UK metals recycling sector set for ‘transformative changes’, BIR says

Two UK-based companies on the ferrous division at the Bureau of International Recycling (BIR) has reported that the sector will undergo some “radical changes” in the coming years, which could see domestic demand for material rise. 

UK non-ferrous traders will face some 'transformative changes' in the coming years

In a ferrous market report published yesterday (15 February), the division’s new president, Shane Mellor of Mellor Metals and Harry Seale of Atlas Commodities both painted a positive outlook for the coming years, despite short-term challenges.

UK steelmaking

Harry Seale of Atlas Commodities

Mr Seale explained that a lot of media attention recently has focused on the UK steel sector, specifically the move away from “antiquated” basic oxygen furnace (BOF) technology while transitioning to “greener, more sustainable and less carbon-intensive” electric arc furnace (EAF) steelmaking

He explained: “The UK produces around 11 million tonnes of recycled steel each year, of which less than 3 million tonnes is consumed domestically, making this country the world’s largest exporter of recycled steel on a per capita basis and the second largest in absolute terms.

“The next five years will be transformative and the transition from BOF to EAF will require far more of the recycled steel generated in the UK to be melted domestically.”

Mr Seale added that the current, “pitiful levels” of UK demand for recycled steel have made, and continue to make, conditions challenging and exports a necessity. He noted that Tata “has reduced both production and recycled steel usage owing to ageing assets and melt consistency challenges, while also planning – as recently announced – to dead-stop melting entirely by the fourth quarter of 2024 for a prolonged period”.

Furthermore, Celsa group’s “poor downstream demand and wider company restructuring have seen it reduce its scrap requirement significantly”, while British Steel and Liberty Steel are also operating at “extremely low capacity utilisation rates and are therefore not regularly in the market for recycled steel”.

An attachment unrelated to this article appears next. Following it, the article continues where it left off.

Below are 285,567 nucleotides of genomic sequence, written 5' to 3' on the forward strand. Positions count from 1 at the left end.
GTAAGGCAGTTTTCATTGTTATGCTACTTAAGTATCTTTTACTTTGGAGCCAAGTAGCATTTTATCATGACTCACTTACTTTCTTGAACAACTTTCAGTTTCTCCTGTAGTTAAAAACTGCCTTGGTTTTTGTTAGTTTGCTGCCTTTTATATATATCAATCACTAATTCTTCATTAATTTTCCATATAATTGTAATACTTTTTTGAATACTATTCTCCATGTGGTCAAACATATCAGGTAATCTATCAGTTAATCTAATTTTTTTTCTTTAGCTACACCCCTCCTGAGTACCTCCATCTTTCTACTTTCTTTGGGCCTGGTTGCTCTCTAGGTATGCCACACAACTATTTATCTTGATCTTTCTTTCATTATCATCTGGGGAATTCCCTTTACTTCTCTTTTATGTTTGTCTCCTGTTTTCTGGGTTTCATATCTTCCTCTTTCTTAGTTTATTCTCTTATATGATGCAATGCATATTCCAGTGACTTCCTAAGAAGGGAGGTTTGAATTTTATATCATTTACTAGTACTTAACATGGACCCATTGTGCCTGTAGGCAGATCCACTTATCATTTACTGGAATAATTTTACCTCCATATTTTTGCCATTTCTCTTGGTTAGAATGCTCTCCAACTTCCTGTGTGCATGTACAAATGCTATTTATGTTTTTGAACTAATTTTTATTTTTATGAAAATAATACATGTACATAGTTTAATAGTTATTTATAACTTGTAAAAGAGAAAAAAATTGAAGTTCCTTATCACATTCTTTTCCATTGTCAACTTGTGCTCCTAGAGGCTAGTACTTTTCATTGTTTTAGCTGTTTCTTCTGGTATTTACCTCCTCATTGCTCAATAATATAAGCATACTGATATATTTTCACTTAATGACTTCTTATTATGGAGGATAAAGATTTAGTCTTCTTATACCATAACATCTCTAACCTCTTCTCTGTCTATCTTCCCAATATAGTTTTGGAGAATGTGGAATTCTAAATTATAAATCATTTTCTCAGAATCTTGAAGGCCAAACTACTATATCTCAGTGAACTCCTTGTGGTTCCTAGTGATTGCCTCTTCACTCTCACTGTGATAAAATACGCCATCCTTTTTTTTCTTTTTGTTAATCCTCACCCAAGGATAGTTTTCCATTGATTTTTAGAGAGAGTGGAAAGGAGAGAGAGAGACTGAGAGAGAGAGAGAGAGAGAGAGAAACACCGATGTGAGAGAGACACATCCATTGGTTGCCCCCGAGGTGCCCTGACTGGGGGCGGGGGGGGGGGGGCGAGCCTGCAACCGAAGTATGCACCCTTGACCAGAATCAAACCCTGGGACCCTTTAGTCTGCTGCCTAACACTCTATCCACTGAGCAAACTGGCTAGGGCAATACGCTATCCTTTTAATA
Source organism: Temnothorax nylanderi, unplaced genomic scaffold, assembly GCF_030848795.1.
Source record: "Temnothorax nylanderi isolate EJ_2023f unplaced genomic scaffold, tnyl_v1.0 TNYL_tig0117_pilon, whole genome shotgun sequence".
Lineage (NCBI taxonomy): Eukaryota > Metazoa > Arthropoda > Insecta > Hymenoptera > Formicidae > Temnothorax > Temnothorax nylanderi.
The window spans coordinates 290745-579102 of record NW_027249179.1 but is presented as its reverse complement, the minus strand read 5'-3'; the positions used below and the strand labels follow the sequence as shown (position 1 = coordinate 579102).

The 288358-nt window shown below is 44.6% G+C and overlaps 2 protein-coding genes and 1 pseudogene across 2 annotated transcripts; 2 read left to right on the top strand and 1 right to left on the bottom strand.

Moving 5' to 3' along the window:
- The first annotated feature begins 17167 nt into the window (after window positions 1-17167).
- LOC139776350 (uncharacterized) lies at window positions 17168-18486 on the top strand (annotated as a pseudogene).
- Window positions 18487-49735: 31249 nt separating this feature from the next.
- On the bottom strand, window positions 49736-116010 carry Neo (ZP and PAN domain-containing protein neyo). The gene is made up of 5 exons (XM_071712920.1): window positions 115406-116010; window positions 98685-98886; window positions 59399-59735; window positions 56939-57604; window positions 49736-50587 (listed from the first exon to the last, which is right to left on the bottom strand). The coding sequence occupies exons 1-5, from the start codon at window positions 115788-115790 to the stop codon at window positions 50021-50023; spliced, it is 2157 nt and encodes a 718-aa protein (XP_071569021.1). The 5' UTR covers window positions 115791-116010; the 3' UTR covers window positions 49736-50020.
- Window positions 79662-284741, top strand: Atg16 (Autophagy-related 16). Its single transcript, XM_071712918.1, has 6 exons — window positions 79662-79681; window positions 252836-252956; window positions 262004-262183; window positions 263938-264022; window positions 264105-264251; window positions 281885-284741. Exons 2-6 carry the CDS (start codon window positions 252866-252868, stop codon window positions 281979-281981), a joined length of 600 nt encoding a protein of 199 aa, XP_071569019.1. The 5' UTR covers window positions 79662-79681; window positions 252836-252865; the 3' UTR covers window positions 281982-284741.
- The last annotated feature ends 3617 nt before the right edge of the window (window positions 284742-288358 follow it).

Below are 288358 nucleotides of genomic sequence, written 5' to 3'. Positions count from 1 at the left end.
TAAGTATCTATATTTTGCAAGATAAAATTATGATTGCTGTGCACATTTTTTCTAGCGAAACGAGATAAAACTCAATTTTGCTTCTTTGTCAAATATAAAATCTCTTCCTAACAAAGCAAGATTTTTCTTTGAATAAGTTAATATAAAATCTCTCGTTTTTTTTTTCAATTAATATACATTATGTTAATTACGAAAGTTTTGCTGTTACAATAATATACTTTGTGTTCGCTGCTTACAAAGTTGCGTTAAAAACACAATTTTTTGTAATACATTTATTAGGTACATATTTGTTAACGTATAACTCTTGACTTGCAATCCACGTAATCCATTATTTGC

In his first update as the new president of the ferrous division, Mr Mellor also sounded a positive note about the coming years.

He said the industry will be subjected to “some radical and fundemental changes”, with high-quality recycled metal products “being increasingly in demand”.

He added: “I also believe that it has never been more important to understand how global trade flows are changing, in particular the industry challenges surrounding current trade barriers and disrupted traditional shipping routes, as well as the longer-term industry desire for a ‘green steel’ evolution.”


While the medium to long-term outlook remains positive, there are many challenges being face by exporters at the moment.

Mr Seale added that towards the end of last year, demand and relative pricing for containerised recycled steel to the Indian Subcontinent and the Far East “held out”, but the resultant freight increases of around US$ 1000 per TEU (US$ 40 per tonne) “effectively destroyed demand and viability overnight for containerized recycled steel exports from the UK”.

He added: “Mills across Bangladesh and Pakistan had already been on the sidelines, battling their own macro-economic crises driven by a lack of foreign currency reserves and significant political uncertainty and instability in both countries, which have been significant barriers to trade throughout the final quarter of 2023 and the opening weeks of 2024.”

Rolf Willeke, statistics advisor of the BIR Ferrous Division

World Market

Providing a more global outlook, Rolf Willeke, statistics advisor of the BIR ferrous division highlighted that global crude steel production had slightly increased.

He said: “In the first nine months of 2023, global crude steel production totalled 1.407 billion tonnes for a small increase of 0.08% over the same period in 2022, according to world steel.”

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